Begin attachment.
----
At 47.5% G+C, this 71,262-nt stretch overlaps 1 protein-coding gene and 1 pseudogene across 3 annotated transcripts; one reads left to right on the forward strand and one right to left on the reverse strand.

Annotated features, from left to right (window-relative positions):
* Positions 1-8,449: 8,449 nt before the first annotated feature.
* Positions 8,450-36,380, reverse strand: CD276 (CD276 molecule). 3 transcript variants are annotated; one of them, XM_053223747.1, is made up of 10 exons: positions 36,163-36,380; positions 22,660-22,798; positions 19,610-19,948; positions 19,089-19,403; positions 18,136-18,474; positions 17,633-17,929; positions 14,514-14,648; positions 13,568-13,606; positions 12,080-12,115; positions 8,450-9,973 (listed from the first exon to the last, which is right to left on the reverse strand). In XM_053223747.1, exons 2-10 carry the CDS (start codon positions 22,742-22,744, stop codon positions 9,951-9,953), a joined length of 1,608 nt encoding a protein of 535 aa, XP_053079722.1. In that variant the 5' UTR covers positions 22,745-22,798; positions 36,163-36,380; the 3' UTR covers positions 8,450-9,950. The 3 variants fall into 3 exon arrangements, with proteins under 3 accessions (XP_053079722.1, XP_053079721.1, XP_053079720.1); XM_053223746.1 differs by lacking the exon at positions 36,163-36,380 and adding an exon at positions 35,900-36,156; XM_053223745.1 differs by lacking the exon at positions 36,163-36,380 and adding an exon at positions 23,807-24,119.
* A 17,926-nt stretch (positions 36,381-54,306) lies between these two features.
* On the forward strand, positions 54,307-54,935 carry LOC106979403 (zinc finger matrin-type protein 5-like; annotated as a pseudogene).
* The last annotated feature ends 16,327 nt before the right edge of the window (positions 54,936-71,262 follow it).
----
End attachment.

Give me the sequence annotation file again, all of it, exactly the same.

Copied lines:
At 47.5% G+C, this 71,262-nt stretch overlaps 1 protein-coding gene and 1 pseudogene across 3 annotated transcripts; one reads left to right on the forward strand and one right to left on the reverse strand.

Annotated features, from left to right (window-relative positions):
* Positions 1-8,449: 8,449 nt before the first annotated feature.
* Positions 8,450-36,380, reverse strand: CD276 (CD276 molecule). 3 transcript variants are annotated; one of them, XM_053223747.1, is made up of 10 exons: positions 36,163-36,380; positions 22,660-22,798; positions 19,610-19,948; positions 19,089-19,403; positions 18,136-18,474; positions 17,633-17,929; positions 14,514-14,648; positions 13,568-13,606; positions 12,080-12,115; positions 8,450-9,973 (listed from the first exon to the last, which is right to left on the reverse strand). In XM_053223747.1, exons 2-10 carry the CDS (start codon positions 22,742-22,744, stop codon positions 9,951-9,953), a joined length of 1,608 nt encoding a protein of 535 aa, XP_053079722.1. In that variant the 5' UTR covers positions 22,745-22,798; positions 36,163-36,380; the 3' UTR covers positions 8,450-9,950. The 3 variants fall into 3 exon arrangements, with proteins under 3 accessions (XP_053079722.1, XP_053079721.1, XP_053079720.1); XM_053223746.1 differs by lacking the exon at positions 36,163-36,380 and adding an exon at positions 35,900-36,156; XM_053223745.1 differs by lacking the exon at positions 36,163-36,380 and adding an exon at positions 23,807-24,119.
* A 17,926-nt stretch (positions 36,381-54,306) lies between these two features.
* On the forward strand, positions 54,307-54,935 carry LOC106979403 (zinc finger matrin-type protein 5-like; annotated as a pseudogene).
* The last annotated feature ends 16,327 nt before the right edge of the window (positions 54,936-71,262 follow it).